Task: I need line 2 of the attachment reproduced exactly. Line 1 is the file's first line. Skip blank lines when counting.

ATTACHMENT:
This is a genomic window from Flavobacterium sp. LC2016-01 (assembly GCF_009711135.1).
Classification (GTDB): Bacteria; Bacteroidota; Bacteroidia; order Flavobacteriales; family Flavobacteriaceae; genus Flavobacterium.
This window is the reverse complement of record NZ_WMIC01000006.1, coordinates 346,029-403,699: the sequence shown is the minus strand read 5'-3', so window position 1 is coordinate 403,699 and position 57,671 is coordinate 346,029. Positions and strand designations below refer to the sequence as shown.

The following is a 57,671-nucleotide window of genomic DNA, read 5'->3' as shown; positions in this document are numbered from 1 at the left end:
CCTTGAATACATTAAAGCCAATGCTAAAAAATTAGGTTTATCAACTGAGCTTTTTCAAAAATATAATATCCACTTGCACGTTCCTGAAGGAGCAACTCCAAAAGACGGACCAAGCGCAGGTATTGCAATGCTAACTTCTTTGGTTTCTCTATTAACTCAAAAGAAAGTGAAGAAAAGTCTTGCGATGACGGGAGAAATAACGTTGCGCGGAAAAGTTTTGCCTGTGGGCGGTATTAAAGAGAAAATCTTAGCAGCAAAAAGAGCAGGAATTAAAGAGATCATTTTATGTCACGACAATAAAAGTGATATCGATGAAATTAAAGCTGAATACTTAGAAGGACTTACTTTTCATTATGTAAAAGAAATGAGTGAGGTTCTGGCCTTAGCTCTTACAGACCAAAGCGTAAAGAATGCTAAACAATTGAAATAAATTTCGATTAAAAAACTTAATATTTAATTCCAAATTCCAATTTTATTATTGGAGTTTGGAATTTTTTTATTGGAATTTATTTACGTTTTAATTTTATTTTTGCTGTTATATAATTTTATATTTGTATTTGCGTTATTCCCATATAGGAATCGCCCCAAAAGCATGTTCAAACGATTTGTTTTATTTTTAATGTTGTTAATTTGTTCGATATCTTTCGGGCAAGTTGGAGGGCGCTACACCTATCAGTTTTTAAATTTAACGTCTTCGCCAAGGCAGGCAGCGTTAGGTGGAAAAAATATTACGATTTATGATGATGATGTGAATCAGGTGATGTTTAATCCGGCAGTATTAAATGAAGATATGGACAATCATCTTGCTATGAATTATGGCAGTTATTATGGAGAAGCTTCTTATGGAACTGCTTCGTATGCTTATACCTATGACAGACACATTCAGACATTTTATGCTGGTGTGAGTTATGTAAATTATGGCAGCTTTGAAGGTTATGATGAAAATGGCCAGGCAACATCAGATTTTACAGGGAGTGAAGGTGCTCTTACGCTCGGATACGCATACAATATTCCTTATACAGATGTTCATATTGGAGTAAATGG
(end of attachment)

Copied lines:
Classification (GTDB): Bacteria; Bacteroidota; Bacteroidia; order Flavobacteriales; family Flavobacteriaceae; genus Flavobacterium.